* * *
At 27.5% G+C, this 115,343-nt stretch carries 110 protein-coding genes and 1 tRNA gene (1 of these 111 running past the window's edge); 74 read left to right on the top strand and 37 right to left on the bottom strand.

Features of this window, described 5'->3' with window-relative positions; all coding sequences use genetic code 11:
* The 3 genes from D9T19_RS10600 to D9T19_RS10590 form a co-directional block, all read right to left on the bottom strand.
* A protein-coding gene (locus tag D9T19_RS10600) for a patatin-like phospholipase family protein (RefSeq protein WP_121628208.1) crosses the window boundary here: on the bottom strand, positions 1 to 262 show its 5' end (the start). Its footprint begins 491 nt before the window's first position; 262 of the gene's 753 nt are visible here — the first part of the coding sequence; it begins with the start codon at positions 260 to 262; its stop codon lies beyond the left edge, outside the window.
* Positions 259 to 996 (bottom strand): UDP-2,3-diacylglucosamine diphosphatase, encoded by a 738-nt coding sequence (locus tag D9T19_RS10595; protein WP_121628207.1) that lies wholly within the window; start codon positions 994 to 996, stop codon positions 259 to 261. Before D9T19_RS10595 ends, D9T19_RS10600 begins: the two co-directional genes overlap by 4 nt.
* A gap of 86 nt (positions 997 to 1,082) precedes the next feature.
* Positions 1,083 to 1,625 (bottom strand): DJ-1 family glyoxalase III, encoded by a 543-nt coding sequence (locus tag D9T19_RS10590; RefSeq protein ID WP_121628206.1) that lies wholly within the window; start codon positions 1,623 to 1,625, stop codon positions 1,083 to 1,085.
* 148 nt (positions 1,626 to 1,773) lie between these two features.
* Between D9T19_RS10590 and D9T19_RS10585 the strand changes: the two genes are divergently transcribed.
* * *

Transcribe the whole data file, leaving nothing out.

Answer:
At 27.5% G+C, this 115,343-nt stretch carries 110 protein-coding genes and 1 tRNA gene (1 of these 111 running past the window's edge); 74 read left to right on the top strand and 37 right to left on the bottom strand.

Features of this window, described 5'->3' with window-relative positions; all coding sequences use genetic code 11:
* The 3 genes from D9T19_RS10600 to D9T19_RS10590 form a co-directional block, all read right to left on the bottom strand.
* A protein-coding gene (locus tag D9T19_RS10600) for a patatin-like phospholipase family protein (RefSeq protein WP_121628208.1) crosses the window boundary here: on the bottom strand, positions 1 to 262 show its 5' end (the start). Its footprint begins 491 nt before the window's first position; 262 of the gene's 753 nt are visible here — the first part of the coding sequence; it begins with the start codon at positions 260 to 262; its stop codon lies beyond the left edge, outside the window.
* Positions 259 to 996 (bottom strand): UDP-2,3-diacylglucosamine diphosphatase, encoded by a 738-nt coding sequence (locus tag D9T19_RS10595; protein WP_121628207.1) that lies wholly within the window; start codon positions 994 to 996, stop codon positions 259 to 261. Before D9T19_RS10595 ends, D9T19_RS10600 begins: the two co-directional genes overlap by 4 nt.
* A gap of 86 nt (positions 997 to 1,082) precedes the next feature.
* Positions 1,083 to 1,625 (bottom strand): DJ-1 family glyoxalase III, encoded by a 543-nt coding sequence (locus tag D9T19_RS10590; RefSeq protein ID WP_121628206.1) that lies wholly within the window; start codon positions 1,623 to 1,625, stop codon positions 1,083 to 1,085.
* 148 nt (positions 1,626 to 1,773) lie between these two features.
* Between D9T19_RS10590 and D9T19_RS10585 the strand changes: the two genes are divergently transcribed.